‘Destroy your SIM card’ – activists call for boycott of Mytel for ‘aiding and abetting’ the military 

International banks including HSBC and Standard Chartered are helping to fund the expansion of military communications networks in Myanmar via loans to a Tatmadaw-linked Vietnamese arms company, activists have said. 

Justice For Myanmar (JFM) named the banks, along with several other multinational firms, in a 161-page report on Sunday detailing a “web of cronyism and corruption” surrounding the telecoms firm Mytel, which is part-owned by a subsidiary of the Hanoi-based Viettel. 

Viettel is Vietnam’s largest telecoms operator. It is owned by the country’s Ministry of Defence and in recent years began a transformation into a high-tech arms manufacturer. 

“Mytel and Viettel aid and abet the Myanmar military’s continuing war crimes and crimes against humanity. The military indiscriminately kills, rapes, tortures, destroys homes and forces ethnic and religious minorities to flee,” said Yadanar Maung, a Justice For Myanmar spokesperson.  

“These crimes are enabled by off-budget revenue from Mytel and the military’s other businesses, as well as their access to technology and training from Mytel, Viettel and allied companies,” she added. 

Mytel has roughly 10m users and is the second biggest mobile phone network operator in the country. 

JFM called on the people of Myanmar to boycott Mytel. “If you have a Mytel SIM card, destroy it. If you’re thinking of buying a Mytel SIM card, don’t do it,” the group said. It said civil society groups should support the boycott and refuse to participate in events sponsored by the company.

It also called on the UN Security Council to impose targeted sanctions and a comprehensive arms embargo against the military. 

Source: Justice For Myanmar 

Between 2016 and 2020, HSBC loaned $40m to Viettel Global JSC, a Viettel subsidiary, and Standard Chartered loaned more than $20m, Justice For Myanmar said. The loans are “benefiting the Myanmar military and further enabling its criminal conduct,” the group said.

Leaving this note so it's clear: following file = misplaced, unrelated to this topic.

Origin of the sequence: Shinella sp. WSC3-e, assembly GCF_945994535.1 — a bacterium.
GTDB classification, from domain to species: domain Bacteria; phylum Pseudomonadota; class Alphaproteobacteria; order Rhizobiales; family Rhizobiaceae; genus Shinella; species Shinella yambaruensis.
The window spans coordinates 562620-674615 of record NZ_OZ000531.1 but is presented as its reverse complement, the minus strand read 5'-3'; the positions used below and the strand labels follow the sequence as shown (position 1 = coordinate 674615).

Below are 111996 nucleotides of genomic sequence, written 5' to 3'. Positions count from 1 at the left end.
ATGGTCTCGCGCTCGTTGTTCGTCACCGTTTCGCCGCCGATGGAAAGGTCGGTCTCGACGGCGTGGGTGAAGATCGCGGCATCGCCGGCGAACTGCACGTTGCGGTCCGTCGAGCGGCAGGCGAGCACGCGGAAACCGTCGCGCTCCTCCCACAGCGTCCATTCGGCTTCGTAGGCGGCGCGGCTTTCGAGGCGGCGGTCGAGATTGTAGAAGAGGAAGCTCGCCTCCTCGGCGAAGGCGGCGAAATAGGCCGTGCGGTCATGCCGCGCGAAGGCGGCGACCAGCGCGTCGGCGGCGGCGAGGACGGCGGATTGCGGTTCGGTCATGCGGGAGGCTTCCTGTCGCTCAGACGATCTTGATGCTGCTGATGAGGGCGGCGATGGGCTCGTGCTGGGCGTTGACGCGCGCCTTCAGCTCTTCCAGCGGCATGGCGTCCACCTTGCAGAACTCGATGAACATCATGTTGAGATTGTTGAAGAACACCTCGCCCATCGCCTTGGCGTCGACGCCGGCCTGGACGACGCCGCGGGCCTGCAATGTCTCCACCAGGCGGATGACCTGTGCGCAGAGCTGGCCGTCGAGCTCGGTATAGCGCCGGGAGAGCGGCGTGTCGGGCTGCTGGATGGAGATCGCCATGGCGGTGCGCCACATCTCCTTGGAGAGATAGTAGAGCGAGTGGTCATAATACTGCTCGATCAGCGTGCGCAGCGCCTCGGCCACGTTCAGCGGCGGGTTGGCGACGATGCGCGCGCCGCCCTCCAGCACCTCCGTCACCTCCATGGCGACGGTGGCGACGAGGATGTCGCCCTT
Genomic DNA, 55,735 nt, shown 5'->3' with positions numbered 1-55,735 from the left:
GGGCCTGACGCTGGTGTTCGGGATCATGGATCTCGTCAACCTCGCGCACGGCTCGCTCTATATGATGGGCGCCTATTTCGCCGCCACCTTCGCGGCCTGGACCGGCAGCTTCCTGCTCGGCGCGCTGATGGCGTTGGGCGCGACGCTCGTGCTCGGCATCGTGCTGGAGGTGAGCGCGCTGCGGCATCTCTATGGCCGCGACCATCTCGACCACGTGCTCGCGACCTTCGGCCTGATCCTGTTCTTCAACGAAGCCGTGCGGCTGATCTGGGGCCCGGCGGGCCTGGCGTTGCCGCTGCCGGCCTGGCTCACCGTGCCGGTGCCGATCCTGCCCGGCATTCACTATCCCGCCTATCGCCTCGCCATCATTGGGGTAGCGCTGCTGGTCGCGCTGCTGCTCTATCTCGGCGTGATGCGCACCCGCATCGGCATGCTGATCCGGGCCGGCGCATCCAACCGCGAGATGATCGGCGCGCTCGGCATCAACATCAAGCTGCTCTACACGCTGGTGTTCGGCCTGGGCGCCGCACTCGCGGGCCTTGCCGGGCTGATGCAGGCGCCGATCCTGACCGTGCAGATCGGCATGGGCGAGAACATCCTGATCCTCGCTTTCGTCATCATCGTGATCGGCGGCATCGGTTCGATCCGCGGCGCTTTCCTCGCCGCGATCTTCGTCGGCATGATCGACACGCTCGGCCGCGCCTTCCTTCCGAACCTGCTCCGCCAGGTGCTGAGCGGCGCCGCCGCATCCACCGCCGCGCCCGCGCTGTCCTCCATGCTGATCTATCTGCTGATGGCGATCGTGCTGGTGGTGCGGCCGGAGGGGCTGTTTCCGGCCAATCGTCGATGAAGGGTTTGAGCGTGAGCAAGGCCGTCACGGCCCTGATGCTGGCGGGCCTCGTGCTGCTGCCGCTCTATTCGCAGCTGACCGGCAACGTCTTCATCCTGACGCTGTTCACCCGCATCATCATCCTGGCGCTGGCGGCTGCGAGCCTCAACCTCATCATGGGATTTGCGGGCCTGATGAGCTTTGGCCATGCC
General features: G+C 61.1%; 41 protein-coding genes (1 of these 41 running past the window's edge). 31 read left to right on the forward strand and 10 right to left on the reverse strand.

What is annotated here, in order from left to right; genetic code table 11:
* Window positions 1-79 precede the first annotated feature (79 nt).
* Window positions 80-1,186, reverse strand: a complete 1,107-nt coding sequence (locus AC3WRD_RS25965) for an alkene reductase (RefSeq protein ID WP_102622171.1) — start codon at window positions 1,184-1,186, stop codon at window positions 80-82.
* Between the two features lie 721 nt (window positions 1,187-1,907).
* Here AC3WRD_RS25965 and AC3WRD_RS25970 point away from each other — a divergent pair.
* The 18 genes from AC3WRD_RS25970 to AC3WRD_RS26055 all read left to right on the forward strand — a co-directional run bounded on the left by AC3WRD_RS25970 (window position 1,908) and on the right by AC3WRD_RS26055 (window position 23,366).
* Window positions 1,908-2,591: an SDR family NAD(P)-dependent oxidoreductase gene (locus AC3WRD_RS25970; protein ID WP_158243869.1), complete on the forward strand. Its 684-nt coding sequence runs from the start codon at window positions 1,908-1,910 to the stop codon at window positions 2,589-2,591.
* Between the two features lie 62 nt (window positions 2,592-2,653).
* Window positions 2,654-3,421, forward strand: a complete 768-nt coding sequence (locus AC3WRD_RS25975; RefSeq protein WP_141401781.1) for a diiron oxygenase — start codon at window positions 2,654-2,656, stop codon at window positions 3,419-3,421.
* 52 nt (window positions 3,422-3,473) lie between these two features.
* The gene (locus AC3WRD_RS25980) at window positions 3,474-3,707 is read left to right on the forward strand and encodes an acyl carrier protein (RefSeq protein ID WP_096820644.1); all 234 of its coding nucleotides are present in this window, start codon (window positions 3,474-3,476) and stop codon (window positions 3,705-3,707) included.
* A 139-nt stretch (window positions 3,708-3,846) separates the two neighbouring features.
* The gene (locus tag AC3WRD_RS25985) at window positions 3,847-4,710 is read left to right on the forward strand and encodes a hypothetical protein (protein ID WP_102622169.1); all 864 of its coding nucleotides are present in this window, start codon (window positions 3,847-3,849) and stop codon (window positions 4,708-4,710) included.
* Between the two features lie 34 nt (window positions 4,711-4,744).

The loans are benefiting the Myanmar military and further enabling its criminal conduct

Other banks providing loans include the Mitsubishi UFJ Financial Group and Malaysia’s Maybank.

“These funds may be used for the procurement and transfer for arms and dual-use goods to Myanmar,” JFM added.  

The report, based partly on files accidentally published online by a subsidiary of Viettel, outlines how Viettel is helping to build communications towers on military bases in conflict areas. 

“By building towers in military facilities, Viettel and Mytel are providing the Myanmar military with full access to technology from international suppliers, and there is a risk that the military can use this technology for military purposes,” JFM said. 

CommScope, a US company, is supplying Mytel with antennas, and “it is highly likely that these are being used in Myanmar military facilities and supporting its signals capabilities,” the report said. 

Risk to privacy 

The report noted that China’s Huawei and ZTE were major suppliers of transmission equipment to Mytel, which it said posed a potential threat to privacy for users of the network in Myanmar. 

“It is notable that Viettel has shunned Huawei within its domestic network, due to cybersecurity concerns, but it is using Huawei and ZTE technology extensively in Myanmar,” the report said. 

“Mytel provides cover for the military to access an extensive international network of suppliers. Mytel is also very profitable, generating revenue that could be used as a secret military slush fund,” it added. 

Source: Justice For Myanmar 

The report also claimed that Viettel is mining users’ personal data for analysis in Vietnam and that the Myanmar military has “access to this data and could use it for military purposes.”

Viettel’s cybersecurity arm “is engaged in network surveillance, machine learning and data mining, including for Vietnam’s Ministry of National Defence” and is active in the company’s foreign markets, including Myanmar, the report said. 

There was a risk that Myanmar’s military and other security forces could use Viettel Cyber Security for “surveillance and internal repression,” it added. 

The report also said that although Mytel was created as a public-private partnership, the military – which acts as the “government shareholder” via the defence ministry – is able to “misappropriate” its profits via an opaque network of companies.

“The military is misappropriating public funds and assets through Mytel, which feeds a secretive off-budget slush fund,” it said. This, it added, “is more evidence that the reforms of the last decade were never intended to bring democracy and improve the lives of the people of Myanmar,” but rather were orchestrated to enrich the military elite.  

A PR firm representing Mytel did not immediately respond to a request for comment. 

A spokesperson for HSBC said the company complies with sanctions and local laws and supports the “observance of international human rights principles as they apply to business.”

Dr Zaw Oo, a former advisor to Thein Sein on telecommunication reform, said that the reason the government had not yet seen profits from Mytel may be because the Ministry of Defence is reinvesting them back into their operations. 

He did not know what kind of financial agreement there was between the military and the government concerning Mytel, he said. 

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